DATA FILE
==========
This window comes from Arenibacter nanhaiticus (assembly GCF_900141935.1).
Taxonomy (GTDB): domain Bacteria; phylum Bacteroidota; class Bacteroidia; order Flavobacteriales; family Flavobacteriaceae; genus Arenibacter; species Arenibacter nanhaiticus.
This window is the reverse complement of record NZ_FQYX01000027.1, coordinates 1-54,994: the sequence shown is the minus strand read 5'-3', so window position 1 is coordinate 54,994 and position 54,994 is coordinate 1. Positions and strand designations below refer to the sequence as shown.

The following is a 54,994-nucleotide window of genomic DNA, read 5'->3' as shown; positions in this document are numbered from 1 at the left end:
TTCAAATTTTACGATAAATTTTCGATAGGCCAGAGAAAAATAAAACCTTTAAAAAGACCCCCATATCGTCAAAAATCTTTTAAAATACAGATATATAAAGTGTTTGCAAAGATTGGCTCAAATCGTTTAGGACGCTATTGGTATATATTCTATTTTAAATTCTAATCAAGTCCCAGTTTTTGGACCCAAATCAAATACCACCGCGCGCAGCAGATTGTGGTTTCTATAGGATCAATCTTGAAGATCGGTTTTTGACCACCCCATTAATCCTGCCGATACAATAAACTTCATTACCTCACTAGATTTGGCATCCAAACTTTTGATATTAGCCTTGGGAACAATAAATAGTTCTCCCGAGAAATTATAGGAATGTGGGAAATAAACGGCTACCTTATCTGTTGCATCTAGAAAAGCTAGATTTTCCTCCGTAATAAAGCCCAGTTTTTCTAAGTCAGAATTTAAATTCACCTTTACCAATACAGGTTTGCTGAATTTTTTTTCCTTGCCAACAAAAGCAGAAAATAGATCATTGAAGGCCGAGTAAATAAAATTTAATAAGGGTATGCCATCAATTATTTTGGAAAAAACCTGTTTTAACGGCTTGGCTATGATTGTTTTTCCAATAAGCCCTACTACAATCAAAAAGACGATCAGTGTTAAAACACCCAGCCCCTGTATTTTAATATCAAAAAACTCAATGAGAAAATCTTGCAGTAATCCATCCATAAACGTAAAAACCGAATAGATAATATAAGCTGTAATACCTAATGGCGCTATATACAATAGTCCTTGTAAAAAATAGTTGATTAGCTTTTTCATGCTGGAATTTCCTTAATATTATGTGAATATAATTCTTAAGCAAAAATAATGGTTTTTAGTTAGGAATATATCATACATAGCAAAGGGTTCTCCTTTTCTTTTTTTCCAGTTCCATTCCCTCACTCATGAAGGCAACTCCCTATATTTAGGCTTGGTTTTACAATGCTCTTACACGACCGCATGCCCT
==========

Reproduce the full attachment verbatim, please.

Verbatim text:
This window comes from Arenibacter nanhaiticus (assembly GCF_900141935.1).
Taxonomy (GTDB): domain Bacteria; phylum Bacteroidota; class Bacteroidia; order Flavobacteriales; family Flavobacteriaceae; genus Arenibacter; species Arenibacter nanhaiticus.
This window is the reverse complement of record NZ_FQYX01000027.1, coordinates 1-54,994: the sequence shown is the minus strand read 5'-3', so window position 1 is coordinate 54,994 and position 54,994 is coordinate 1. Positions and strand designations below refer to the sequence as shown.

The following is a 54,994-nucleotide window of genomic DNA, read 5'->3' as shown; positions in this document are numbered from 1 at the left end:
TTCAAATTTTACGATAAATTTTCGATAGGCCAGAGAAAAATAAAACCTTTAAAAAGACCCCCATATCGTCAAAAATCTTTTAAAATACAGATATATAAAGTGTTTGCAAAGATTGGCTCAAATCGTTTAGGACGCTATTGGTATATATTCTATTTTAAATTCTAATCAAGTCCCAGTTTTTGGACCCAAATCAAATACCACCGCGCGCAGCAGATTGTGGTTTCTATAGGATCAATCTTGAAGATCGGTTTTTGACCACCCCATTAATCCTGCCGATACAATAAACTTCATTACCTCACTAGATTTGGCATCCAAACTTTTGATATTAGCCTTGGGAACAATAAATAGTTCTCCCGAGAAATTATAGGAATGTGGGAAATAAACGGCTACCTTATCTGTTGCATCTAGAAAAGCTAGATTTTCCTCCGTAATAAAGCCCAGTTTTTCTAAGTCAGAATTTAAATTCACCTTTACCAATACAGGTTTGCTGAATTTTTTTTCCTTGCCAACAAAAGCAGAAAATAGATCATTGAAGGCCGAGTAAATAAAATTTAATAAGGGTATGCCATCAATTATTTTGGAAAAAACCTGTTTTAACGGCTTGGCTATGATTGTTTTTCCAATAAGCCCTACTACAATCAAAAAGACGATCAGTGTTAAAACACCCAGCCCCTGTATTTTAATATCAAAAAACTCAATGAGAAAATCTTGCAGTAATCCATCCATAAACGTAAAAACCGAATAGATAATATAAGCTGTAATACCTAATGGCGCTATATACAATAGTCCTTGTAAAAAATAGTTGATTAGCTTTTTCATGCTGGAATTTCCTTAATATTATGTGAATATAATTCTTAAGCAAAAATAATGGTTTTTAGTTAGGAATATATCATACATAGCAAAGGGTTCTCCTTTTCTTTTTTTCCAGTTCCATTCCCTCACTCATGAAGGCAACTCCCTATATTTAGGCTTGGTTTTACAATGCTCTTACACGACCGCATGCCCT